All of the estate’s assets will need to be located and collected in. An executor will also need to identify any outstanding debts to be paid out of the estate and deal with the payment of these efficiently and effectively.

The executor will then pay the legacies in the Will from the net estate. Where the estate is comprised of more than just cash, decisions about how to satisfy the Will legacies will be needed, whether this be selling or transferring the net assets or dealing with them in some other way. Different tax consequences follow depending on which choices are made. Where the transfer of the family home is concerned, the services of a conveyancer as well as a private client specialist may be required.


The responsibility of dealing with any claims made against the estate will also fall to the executor to handle. We would typically class these as an open-ended post-death estate liability, so the sooner these can be settled, the sooner a net estate figure can be reached and the estate can move on to paying the legacies under the Will.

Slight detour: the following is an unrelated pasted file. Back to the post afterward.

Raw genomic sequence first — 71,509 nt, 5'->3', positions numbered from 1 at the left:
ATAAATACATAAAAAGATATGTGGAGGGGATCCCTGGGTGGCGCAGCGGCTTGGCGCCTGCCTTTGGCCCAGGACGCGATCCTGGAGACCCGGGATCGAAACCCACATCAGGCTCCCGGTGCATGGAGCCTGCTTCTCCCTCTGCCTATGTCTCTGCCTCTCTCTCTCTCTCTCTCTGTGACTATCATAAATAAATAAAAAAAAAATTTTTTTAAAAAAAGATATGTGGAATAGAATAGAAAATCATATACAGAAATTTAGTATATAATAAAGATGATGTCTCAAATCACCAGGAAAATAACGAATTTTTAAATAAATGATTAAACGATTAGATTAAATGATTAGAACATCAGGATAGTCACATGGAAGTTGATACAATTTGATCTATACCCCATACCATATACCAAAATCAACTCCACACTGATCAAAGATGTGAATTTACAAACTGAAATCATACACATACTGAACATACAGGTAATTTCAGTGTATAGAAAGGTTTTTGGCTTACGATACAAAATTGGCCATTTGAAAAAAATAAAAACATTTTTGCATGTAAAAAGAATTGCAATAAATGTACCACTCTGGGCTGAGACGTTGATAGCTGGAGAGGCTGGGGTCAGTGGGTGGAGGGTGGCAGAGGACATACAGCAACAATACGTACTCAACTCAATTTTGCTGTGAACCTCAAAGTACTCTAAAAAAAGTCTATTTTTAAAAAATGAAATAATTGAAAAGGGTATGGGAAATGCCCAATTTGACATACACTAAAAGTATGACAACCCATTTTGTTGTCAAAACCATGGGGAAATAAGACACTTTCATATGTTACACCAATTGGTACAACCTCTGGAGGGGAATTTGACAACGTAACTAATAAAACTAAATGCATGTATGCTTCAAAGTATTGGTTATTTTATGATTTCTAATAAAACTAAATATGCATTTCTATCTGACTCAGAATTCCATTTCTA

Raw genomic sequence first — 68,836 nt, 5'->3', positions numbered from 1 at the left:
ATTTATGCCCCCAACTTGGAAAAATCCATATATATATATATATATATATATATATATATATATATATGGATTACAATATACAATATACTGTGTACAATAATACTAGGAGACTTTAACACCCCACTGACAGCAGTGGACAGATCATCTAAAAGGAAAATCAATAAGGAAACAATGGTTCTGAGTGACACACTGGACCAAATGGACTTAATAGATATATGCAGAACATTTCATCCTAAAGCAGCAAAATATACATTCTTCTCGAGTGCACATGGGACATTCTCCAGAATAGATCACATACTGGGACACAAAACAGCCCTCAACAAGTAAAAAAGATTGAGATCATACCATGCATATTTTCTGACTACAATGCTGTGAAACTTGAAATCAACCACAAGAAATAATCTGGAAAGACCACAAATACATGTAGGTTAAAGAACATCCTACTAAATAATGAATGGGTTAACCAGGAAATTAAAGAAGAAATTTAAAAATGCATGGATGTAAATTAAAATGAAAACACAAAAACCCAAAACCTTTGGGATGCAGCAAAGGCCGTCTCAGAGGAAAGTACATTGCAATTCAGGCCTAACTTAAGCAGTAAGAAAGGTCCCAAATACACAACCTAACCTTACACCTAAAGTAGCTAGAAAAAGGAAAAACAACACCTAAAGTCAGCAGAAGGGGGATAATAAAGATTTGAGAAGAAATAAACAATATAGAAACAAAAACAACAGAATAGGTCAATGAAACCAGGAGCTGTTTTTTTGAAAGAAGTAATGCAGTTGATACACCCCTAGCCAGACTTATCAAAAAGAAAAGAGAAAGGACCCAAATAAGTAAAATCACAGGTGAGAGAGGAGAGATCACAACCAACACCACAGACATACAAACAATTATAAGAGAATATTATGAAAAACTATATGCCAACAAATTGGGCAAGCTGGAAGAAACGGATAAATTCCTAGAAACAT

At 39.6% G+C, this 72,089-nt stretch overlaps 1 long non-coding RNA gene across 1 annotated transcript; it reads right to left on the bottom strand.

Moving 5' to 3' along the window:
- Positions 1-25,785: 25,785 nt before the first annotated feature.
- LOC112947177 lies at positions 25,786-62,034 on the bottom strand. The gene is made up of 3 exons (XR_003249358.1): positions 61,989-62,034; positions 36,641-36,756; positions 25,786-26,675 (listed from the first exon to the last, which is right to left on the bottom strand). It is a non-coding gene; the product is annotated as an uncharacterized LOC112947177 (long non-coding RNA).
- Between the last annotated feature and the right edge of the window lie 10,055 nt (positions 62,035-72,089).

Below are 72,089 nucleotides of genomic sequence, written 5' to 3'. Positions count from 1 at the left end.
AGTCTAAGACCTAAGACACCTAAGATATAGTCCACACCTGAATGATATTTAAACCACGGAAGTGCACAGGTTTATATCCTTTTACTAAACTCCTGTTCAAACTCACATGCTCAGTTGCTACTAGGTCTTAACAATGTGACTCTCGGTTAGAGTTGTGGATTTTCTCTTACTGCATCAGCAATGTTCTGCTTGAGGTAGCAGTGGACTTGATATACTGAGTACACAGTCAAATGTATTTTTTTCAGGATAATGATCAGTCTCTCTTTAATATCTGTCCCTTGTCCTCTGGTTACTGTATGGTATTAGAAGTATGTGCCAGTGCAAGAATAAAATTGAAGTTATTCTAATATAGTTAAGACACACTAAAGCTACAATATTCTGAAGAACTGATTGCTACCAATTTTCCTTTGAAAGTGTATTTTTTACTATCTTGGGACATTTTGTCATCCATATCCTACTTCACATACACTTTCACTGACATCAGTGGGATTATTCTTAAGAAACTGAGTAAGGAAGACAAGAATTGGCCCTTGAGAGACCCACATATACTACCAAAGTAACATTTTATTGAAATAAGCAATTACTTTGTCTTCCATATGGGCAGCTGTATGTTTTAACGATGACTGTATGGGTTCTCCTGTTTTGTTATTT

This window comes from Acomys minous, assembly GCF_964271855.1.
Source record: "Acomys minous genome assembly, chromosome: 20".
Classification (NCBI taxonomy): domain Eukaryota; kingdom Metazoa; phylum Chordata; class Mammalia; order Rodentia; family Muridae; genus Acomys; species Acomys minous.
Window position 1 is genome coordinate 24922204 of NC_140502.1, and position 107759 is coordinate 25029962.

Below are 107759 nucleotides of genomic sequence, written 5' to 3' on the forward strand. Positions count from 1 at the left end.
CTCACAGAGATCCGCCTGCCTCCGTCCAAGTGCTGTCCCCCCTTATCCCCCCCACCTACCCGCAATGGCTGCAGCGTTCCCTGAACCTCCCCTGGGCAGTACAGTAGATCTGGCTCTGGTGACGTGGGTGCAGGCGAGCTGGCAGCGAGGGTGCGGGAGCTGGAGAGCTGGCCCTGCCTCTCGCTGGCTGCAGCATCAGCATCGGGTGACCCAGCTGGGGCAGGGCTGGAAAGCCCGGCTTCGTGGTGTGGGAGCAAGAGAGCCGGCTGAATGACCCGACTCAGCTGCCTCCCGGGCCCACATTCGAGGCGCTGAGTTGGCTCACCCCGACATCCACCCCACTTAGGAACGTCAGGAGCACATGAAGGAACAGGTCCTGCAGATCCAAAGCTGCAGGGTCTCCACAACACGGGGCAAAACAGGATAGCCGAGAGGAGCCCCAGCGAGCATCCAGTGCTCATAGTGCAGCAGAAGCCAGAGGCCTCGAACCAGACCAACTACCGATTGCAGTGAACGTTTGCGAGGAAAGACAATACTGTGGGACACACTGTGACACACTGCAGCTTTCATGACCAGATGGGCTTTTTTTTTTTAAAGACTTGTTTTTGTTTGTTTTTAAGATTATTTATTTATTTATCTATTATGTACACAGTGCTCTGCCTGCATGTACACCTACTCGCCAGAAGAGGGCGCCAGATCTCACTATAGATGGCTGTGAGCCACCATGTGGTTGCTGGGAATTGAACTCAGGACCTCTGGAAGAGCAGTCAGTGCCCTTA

All of the beneficiaries of a Will need to be located and contacted regarding what has been left to them and this is another responsibility that the executor must deal with.

Remember that if you make any mistakes as an executor under a Will, you can be held personally liable for those mistakes.

If you would like to meet one of our Consultants and discuss any of the issues raised in this article or any other Estate Planning topic, please telephone 01732 868190 or click here.

Civil partners

Opposite sex couples can now become Civil Partners

It’s now official – opposite sex couples in England and Wales can formalise their relationship with a civil partnership rather than marriage. Civil partnerships were first introduced through the Civil Partnerships Act 2004 and were only available to same-sex couples. As of the 31st of December 2019, opposite sex couples have been able to form this union. The […]

Inheritance tax

Change to inheritance allowance in certain cases of intestacy